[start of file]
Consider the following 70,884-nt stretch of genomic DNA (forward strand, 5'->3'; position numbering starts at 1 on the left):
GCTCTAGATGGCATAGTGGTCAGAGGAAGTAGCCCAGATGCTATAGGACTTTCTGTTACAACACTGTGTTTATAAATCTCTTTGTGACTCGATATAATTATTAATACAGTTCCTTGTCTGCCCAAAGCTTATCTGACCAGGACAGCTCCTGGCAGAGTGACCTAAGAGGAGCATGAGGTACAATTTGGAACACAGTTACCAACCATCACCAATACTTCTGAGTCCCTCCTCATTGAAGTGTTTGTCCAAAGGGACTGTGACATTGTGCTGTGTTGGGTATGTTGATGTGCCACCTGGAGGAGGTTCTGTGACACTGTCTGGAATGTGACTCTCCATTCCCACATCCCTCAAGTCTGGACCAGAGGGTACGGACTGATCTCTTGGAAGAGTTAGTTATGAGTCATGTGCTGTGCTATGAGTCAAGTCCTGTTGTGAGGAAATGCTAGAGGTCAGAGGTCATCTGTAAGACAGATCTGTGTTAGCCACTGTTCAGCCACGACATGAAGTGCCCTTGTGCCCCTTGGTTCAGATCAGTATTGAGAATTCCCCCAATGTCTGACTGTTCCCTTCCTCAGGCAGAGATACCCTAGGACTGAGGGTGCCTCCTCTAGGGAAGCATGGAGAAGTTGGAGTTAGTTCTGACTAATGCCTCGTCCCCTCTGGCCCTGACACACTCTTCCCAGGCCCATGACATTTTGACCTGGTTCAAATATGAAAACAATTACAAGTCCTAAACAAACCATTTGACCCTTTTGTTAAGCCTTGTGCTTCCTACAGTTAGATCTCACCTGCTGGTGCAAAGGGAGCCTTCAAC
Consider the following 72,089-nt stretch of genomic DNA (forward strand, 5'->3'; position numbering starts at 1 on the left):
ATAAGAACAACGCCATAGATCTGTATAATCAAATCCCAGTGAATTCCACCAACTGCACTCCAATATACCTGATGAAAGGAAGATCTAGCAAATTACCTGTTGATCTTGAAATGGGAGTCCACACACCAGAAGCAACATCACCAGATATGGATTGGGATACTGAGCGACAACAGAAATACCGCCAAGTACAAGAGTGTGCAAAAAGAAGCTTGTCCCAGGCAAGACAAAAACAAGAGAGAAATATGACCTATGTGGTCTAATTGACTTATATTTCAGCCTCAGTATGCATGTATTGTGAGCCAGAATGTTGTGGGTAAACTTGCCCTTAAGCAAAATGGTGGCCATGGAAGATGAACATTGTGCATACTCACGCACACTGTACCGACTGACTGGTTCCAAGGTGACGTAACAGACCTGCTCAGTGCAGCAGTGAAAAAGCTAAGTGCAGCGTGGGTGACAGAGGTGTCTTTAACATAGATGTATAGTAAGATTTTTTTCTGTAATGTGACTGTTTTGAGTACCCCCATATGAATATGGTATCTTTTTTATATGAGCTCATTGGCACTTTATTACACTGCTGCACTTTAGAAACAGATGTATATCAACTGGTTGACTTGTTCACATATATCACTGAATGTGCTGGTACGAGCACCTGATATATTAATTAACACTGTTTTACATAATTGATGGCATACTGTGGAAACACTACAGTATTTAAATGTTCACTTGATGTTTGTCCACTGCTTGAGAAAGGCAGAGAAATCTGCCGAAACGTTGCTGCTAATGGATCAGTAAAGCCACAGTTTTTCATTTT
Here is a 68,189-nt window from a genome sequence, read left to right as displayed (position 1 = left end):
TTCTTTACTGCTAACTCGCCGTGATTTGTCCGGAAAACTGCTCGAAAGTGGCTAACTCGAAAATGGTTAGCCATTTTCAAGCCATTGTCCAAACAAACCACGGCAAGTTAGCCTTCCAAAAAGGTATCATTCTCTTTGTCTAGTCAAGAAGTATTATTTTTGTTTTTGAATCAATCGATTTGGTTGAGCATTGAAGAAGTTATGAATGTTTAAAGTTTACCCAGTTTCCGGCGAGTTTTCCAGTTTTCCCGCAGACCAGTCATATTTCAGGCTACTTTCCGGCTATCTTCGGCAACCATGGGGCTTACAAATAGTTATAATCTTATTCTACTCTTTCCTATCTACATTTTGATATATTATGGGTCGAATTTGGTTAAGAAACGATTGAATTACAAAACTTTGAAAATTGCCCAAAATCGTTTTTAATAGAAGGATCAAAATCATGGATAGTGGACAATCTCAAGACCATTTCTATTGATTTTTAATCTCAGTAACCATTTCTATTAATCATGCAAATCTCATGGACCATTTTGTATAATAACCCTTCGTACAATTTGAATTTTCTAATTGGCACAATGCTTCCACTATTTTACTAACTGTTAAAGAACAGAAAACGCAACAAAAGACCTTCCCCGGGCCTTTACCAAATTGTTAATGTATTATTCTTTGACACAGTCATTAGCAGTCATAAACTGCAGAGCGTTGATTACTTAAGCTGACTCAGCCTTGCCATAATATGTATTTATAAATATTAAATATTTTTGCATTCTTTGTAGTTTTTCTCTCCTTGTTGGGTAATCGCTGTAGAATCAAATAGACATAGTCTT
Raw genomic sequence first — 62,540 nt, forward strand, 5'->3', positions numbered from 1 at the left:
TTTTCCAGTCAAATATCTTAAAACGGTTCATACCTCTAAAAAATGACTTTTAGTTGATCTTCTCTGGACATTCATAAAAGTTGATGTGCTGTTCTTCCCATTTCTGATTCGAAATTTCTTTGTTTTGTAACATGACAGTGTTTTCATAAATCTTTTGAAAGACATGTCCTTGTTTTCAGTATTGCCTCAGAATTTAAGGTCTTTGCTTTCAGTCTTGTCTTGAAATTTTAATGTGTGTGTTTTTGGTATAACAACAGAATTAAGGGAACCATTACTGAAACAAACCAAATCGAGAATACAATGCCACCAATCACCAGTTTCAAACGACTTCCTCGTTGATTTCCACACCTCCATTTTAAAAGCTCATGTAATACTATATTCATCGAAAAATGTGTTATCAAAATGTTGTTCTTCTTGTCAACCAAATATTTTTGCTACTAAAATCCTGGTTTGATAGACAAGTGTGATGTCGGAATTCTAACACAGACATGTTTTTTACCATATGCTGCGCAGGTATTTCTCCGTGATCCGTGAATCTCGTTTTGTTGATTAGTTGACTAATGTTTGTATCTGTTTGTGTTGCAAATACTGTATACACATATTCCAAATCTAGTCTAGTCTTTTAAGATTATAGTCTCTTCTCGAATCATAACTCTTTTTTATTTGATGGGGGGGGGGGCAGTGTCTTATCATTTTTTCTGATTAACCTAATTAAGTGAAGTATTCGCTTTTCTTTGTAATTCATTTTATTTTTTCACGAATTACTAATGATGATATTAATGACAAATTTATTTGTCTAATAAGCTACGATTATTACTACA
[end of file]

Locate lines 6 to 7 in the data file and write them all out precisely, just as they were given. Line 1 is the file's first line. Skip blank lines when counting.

TTCTTTACTGCTAACTCGCCGTGATTTGTCCGGAAAACTGCTCGAAAGTGGCTAACTCGAAAATGGTTAGCCATTTTCAAGCCATTGTCCAAACAAACCACGGCAAGTTAGCCTTCCAAAAAGGTATCATTCTCTTTGTCTAGTCAAGAAGTATTATTTTTGTTTTTGAATCAATCGATTTGGTTGAGCATTGAAGAAGTTATGAATGTTTAAAGTTTACCCAGTTTCCGGCGAGTTTTCCAGTTTTCCCGCAGACCAGTCATATTTCAGGCTACTTTCCGGCTATCTTCGGCAACCATGGGGCTTACAAATAGTTATAATCTTATTCTACTCTTTCCTATCTACATTTTGATATATTATGGGTCGAATTTGGTTAAGAAACGATTGAATTACAAAACTTTGAAAATTGCCCAAAATCGTTTTTAATAGAAGGATCAAAATCATGGATAGTGGACAATCTCAAGACCATTTCTATTGATTTTTAATCTCAGTAACCATTTCTATTAATCATGCAAATCTCATGGACCATTTTGTATAATAACCCTTCGTACAATTTGAATTTTCTAATTGGCACAATGCTTCCACTATTTTACTAACTGTTAAAGAACAGAAAACGCAACAAAAGACCTTCCCCGGGCCTTTACCAAATTGTTAATGTATTATTCTTTGACACAGTCATTAGCAGTCATAAACTGCAGAGCGTTGATTACTTAAGCTGACTCAGCCTTGCCATAATATGTATTTATAAATATTAAATATTTTTGCATTCTTTGTAGTTTTTCTCTCCTTGTTGGGTAATCGCTGTAGAATCAAATAGACATAGTCTT
Raw genomic sequence first — 62,540 nt, forward strand, 5'->3', positions numbered from 1 at the left: